16. It’s festooned with so many triumph-of-the-underdog clichés (including a climax you can see driving down the Garden State Parkway from a mile away), it’s like déja-vu with a breakbeat. The most remarkable thing about the film is how little you’ll actually mind by the end.
  17. Marjorie Prime in itself feels not unlike Walter’s hologram — almost real and almost human, but not quite flesh and blood.
  18. Despite the silly and sentimental nature of his dialogue, Bridges, in this wondrous emeritus phase of his career, sells every single line. Well, almost every.
  19. Annabelle: Creation isn’t a terrible film. Not exactly. The set-up is promising, and it offers some decent early jump scares. But eventually the thinness of the material becomes overwhelmingly obvious.
  20. The Hitman’s Bodyguard is strictly an Economy Coach experience, but it’s brainlessly fun enough in a late-’90s Brett Ratner buddy-comedy kind of way.
  21. Too much of the plot is spun with vanilla, especially tacked-on scenes of Walls’ starched careerist life in New York City with her Banker Boyfriend (Max Greenfield), presumably to engineer more screen time for the lead actress.
  22. It’s stronger as a collection of Ferguson voices and figures, such as rapper Tef Poe, who quiets a crowd in one scene by warning, “You ain’t gonna outshoot [the police].” In moments like those, Whose Streets? is a tragic yet essential portrait of a community under siege.
  23. The whole thing feels a bit like an Arabic riff on "Chinatown" or "L.A. Confidential" — a neonoir with a tawdry edge where our imperfect hero will eventually be doomed. It’s not a question of if, only when he will lose.
  24. A clever, corrosive little trick of a movie, a neon candy heart dipped in asbestos.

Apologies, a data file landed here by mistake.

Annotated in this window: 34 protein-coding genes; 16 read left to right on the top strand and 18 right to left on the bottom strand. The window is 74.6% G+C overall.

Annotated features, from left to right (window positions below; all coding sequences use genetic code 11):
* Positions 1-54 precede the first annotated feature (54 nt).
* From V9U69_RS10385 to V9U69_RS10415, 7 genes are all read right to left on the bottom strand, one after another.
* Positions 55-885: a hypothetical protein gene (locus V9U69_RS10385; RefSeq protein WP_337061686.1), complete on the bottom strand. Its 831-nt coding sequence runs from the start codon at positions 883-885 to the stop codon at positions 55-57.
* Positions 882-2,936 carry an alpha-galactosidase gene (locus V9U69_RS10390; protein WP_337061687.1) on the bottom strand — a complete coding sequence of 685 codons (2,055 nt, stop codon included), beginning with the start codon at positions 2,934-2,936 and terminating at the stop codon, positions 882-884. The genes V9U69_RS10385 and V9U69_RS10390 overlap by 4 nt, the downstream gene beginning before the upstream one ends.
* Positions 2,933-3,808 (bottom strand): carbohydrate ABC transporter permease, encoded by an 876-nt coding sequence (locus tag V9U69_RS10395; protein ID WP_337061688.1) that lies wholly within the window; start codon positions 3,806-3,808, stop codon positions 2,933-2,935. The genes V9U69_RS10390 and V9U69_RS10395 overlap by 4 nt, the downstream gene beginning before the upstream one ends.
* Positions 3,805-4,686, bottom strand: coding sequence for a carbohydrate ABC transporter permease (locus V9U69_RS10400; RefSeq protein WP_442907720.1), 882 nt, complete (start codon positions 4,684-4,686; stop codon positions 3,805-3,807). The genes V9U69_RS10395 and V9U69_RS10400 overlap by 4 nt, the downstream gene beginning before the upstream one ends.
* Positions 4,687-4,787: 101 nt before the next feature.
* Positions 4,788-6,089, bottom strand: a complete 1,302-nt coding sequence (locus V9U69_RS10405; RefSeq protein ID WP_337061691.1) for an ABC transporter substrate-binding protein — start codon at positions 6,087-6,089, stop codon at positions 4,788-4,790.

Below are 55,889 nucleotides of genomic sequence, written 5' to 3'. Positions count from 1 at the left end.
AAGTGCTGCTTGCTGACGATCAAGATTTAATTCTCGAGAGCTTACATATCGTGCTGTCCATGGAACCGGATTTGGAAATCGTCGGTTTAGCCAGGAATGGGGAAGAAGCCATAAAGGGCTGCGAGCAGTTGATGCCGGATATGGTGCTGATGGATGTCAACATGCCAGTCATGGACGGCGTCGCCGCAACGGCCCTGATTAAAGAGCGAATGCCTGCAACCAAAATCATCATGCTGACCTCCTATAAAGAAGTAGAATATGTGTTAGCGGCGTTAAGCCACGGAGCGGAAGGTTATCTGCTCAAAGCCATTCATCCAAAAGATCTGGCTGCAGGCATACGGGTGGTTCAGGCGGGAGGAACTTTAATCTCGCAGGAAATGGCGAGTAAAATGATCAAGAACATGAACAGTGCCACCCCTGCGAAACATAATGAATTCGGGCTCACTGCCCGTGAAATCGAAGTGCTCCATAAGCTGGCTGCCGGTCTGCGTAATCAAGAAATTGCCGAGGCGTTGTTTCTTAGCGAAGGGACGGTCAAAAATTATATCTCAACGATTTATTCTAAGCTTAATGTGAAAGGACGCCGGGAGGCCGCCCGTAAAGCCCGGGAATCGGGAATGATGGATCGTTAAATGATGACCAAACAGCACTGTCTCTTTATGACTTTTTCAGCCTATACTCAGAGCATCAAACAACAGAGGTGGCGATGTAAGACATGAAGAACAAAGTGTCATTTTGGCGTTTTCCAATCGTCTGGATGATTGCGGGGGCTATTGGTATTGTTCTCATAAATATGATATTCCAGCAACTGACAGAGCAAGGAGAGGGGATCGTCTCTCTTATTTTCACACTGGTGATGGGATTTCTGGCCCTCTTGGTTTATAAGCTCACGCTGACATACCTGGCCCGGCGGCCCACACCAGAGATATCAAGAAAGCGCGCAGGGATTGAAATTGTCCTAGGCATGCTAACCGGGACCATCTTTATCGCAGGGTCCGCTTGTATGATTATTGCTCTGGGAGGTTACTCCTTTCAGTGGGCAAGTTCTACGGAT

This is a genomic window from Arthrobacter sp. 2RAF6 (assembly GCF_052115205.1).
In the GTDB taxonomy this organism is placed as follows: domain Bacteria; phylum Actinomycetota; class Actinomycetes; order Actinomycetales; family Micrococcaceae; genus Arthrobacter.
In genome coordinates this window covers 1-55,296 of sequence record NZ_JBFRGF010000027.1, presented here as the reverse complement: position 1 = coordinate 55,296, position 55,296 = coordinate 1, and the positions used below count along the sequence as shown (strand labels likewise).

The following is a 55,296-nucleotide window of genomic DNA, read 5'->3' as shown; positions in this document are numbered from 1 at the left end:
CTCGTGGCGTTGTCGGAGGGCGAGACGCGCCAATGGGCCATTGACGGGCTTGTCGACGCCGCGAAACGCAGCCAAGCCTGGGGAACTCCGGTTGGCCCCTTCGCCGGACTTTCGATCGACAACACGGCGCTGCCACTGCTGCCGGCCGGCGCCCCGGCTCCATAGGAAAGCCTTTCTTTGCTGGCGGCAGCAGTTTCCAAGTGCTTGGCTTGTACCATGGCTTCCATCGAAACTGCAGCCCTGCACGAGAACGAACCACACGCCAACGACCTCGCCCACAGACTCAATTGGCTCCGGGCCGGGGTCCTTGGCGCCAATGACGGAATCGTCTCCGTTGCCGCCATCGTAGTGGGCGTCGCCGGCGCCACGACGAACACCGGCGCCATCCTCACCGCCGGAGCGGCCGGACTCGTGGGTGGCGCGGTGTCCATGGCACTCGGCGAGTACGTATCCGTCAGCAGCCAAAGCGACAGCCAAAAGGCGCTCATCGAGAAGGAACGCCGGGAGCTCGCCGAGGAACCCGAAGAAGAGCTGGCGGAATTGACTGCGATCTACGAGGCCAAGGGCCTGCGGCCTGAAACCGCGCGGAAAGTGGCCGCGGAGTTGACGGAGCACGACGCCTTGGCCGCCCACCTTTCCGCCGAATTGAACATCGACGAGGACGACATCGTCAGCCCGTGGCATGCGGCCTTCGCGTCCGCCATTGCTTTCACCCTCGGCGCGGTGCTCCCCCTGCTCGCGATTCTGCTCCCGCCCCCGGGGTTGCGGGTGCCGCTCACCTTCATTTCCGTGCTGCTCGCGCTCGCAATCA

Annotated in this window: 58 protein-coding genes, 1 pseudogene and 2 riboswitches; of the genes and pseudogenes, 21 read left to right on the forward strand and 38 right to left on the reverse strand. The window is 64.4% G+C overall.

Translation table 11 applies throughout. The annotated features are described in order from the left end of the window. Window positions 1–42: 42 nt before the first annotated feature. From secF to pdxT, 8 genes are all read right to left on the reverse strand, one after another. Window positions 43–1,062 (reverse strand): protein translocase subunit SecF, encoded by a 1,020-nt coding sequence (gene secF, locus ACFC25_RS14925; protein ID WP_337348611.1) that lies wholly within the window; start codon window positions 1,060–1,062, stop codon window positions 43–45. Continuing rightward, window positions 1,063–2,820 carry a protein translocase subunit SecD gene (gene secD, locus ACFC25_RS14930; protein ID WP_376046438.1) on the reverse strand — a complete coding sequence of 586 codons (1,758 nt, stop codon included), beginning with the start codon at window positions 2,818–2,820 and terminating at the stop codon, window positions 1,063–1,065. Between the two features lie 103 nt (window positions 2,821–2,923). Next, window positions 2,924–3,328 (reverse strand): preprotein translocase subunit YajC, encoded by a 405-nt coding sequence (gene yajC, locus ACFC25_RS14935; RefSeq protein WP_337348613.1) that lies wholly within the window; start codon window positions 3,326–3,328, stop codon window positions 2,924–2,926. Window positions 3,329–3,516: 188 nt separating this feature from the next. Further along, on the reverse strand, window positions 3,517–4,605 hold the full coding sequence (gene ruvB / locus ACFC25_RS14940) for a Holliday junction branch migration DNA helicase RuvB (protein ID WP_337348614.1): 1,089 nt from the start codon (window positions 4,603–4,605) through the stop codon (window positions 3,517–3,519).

25. How many times can you watch two middle-aged men impersonate Michael Caine? Your answer to that question will determine whether you should tag along with Steve Coogan and Rob Brydon on their third and latest fictionalized (and largely improvised) eating tour of Europe.
  26. The wild night eventually turns downright rabid, but ­Pattinson anchors Good Time, completely selling Connie from the moment he bursts into the frame and delivering the best performance of his career.
  27. His video essays may have hinted at an artist with a gifted eye, but Columbus is proof that Kogonada also possesses heart and soul as well.
    • 44 Metascore
    • 67 Critic Score
    While a quick payday might be the case for Berry on Kidnap (she also serves as a producer), the Oscar winner earns her way to the bank in this mildly titillating (albeit unsophisticated) thriller, which bears a striking resemblance to her 2013 flick "The Call."
  28. For all its well-worn outlines, the narrative exerts its own fierce, clenched-jaw grip: a cautionary campfire tale that reminds us it’s not merely the end that matters, it’s the style and skill of the telling.
  29. Bad dialogue, lame plot, fine. The bigger issue: How could a film with Elba and McConaughey have so little swagger?